What does the library of the future look like? How can librarians prepare themselves for leading the library of the future? These are the questions I asked a group of around 30 attendees at the bootcamp ‘Transforming yourself for the future library’, which I ran at the VALA 2014 conference in Melbourne. My slides for the presentation are below.
Joe Janes’ book Library 2020 was an excellent jumping off point for thinking about how libraries might look and work in the near future. I asked the bootcampers to imagine their library in 2020 by completing the sentence “My library in 2020 will be…”. You can see the diversity and imagination of their responses below. My personal favourite is the first one, so I’ve included the original post-it note. I’m hoping to discover the author.
After imagining their library in 2020, I put out the challenge to the bootcampers to think about their own skills and knowledge. The bootcampers identified a fear to overcome and a passion to embrace that would help them prepare for leading the library of the future. They then came up with ideas for creating transformational learning experiences to face their fears and pursue their passions.
It is confronting to speak with your peers about your fears. I was heartened by the honesty and openness of the bootcampers and their willingness to talk about their work related anxieties. The fears people named centered around themes such as: interpersonal communication and networking, public speaking and presentations/training, leadership and decision-making, reference skills, writing, time management and juggling priorities, and managing data, paperwork and finances. Perhaps these are the areas that library leaders, educators and professional associations could focus on for professional development opportunities for library staff.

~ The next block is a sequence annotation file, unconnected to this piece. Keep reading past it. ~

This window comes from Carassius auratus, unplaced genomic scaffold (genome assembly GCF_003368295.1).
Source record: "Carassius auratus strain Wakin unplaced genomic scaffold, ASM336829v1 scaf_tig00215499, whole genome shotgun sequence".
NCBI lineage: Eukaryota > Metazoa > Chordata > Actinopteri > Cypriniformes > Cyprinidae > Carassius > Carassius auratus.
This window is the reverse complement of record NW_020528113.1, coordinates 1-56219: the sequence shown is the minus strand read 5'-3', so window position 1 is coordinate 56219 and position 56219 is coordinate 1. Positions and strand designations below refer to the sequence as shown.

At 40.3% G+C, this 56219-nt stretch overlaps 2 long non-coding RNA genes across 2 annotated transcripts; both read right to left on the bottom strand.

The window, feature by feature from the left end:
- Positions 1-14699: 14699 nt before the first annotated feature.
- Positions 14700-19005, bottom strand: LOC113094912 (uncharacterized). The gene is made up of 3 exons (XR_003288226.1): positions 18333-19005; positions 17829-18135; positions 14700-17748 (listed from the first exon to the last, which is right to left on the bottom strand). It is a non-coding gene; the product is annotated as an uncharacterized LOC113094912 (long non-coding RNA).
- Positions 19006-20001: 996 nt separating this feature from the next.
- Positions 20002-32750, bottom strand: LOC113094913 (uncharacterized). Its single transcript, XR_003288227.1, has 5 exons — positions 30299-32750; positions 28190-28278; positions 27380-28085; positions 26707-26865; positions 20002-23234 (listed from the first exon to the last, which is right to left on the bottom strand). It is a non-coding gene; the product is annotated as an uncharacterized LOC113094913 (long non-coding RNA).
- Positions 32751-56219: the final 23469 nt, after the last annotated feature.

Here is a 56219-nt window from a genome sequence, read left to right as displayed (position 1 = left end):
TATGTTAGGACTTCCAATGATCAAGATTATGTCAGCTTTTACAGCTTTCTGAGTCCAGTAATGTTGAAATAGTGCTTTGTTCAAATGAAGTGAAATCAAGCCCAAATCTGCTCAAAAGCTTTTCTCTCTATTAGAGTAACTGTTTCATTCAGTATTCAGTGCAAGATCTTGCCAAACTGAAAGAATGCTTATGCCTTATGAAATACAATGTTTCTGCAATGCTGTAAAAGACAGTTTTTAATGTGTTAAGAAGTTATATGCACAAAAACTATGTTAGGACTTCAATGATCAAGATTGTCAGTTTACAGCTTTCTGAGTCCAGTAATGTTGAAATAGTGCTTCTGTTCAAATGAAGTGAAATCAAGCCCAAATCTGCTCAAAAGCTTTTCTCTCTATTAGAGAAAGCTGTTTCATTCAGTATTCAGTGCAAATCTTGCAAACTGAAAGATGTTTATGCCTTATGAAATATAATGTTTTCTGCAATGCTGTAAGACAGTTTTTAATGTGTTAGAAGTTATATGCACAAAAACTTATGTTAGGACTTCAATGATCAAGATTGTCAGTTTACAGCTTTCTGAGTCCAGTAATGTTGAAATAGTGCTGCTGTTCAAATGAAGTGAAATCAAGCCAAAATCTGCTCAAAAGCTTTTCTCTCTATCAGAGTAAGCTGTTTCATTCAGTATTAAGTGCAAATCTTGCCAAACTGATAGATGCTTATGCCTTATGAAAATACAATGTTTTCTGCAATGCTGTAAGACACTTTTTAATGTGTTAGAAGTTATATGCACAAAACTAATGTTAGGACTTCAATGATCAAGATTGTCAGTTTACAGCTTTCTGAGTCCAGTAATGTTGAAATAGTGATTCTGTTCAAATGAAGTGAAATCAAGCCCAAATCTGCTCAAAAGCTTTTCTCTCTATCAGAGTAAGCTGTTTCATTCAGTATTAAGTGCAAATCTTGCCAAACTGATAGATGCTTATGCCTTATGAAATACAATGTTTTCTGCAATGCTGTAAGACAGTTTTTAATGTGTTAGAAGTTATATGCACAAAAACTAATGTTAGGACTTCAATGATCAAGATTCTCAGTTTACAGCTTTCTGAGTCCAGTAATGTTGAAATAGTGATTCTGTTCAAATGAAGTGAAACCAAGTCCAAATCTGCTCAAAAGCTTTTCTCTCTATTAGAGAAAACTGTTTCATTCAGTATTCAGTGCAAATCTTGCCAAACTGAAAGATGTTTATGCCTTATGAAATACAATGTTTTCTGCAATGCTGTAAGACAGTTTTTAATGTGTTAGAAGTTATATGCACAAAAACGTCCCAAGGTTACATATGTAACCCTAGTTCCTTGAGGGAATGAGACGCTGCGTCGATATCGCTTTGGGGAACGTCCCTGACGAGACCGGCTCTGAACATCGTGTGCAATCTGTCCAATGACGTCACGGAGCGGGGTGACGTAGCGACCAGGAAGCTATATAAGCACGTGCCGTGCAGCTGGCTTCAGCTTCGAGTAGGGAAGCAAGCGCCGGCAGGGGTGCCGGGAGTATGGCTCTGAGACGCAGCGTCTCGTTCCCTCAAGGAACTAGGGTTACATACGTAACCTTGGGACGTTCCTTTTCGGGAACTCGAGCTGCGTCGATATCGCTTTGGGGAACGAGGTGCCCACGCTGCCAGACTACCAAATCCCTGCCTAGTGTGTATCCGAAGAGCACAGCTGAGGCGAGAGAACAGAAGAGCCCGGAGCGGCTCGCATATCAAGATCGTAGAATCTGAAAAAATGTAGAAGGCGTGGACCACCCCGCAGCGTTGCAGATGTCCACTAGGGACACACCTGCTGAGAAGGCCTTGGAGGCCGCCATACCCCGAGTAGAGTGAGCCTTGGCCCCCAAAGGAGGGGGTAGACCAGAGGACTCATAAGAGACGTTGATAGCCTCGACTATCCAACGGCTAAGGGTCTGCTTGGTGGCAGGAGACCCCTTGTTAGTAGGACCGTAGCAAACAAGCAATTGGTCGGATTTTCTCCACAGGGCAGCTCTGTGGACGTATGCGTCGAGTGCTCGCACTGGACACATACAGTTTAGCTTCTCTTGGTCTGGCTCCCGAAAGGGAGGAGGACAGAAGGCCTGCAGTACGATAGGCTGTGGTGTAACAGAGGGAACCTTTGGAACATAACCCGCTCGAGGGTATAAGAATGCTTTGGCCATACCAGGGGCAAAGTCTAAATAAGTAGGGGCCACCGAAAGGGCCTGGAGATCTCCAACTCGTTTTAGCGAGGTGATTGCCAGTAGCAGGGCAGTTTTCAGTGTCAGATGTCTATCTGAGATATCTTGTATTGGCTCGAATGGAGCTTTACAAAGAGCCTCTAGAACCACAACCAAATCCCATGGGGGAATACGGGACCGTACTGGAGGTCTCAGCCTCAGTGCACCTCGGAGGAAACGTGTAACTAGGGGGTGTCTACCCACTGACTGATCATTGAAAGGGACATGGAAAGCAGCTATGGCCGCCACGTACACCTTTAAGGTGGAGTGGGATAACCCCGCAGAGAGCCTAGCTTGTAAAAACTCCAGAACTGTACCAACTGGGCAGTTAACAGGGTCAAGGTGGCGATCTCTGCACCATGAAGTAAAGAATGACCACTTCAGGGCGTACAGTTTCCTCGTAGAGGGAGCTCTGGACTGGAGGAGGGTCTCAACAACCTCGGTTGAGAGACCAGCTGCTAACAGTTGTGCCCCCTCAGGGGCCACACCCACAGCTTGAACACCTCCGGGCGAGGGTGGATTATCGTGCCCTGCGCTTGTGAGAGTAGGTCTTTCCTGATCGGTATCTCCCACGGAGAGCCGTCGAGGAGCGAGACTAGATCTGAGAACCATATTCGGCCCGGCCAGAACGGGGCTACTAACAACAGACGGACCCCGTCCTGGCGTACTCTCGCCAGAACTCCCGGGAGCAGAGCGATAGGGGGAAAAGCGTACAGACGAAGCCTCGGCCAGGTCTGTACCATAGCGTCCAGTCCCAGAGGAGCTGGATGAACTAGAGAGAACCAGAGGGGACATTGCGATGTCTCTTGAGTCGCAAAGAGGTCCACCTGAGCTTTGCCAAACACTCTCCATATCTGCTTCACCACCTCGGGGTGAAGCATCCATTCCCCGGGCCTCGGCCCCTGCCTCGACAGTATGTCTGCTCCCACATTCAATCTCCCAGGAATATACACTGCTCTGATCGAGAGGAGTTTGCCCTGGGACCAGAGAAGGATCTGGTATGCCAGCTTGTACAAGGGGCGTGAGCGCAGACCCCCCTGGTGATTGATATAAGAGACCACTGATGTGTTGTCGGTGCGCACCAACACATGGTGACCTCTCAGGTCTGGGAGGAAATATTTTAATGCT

The passions people were not surprising given it was a group of librarians. The themes were: empowering, educating and connecting others, information/digital literacy, research, writing and publishing, sharing knowledge, collaboration, design, heritage, and technology. The bootcampers are clearly in the right profession to match their passions.
Running the bootcamp was great fun. I felt privileged to lead a group of passionate and engaged librarians through thinking about the future of libraries and their own professional development. I hope the bootcampers went away from the session with some practical ideas they can use when they get back to work.
Did you attend the bootcamp? What did you take away from the session?
The peer-reviewed paper that I wrote to accompany the bootcamp is available on the VALA 2014 website for conference delegates and VALA members. It will also be be available to the public in May, or you can contact me for a copy. The hashtag for the session was #vala14 #bcc.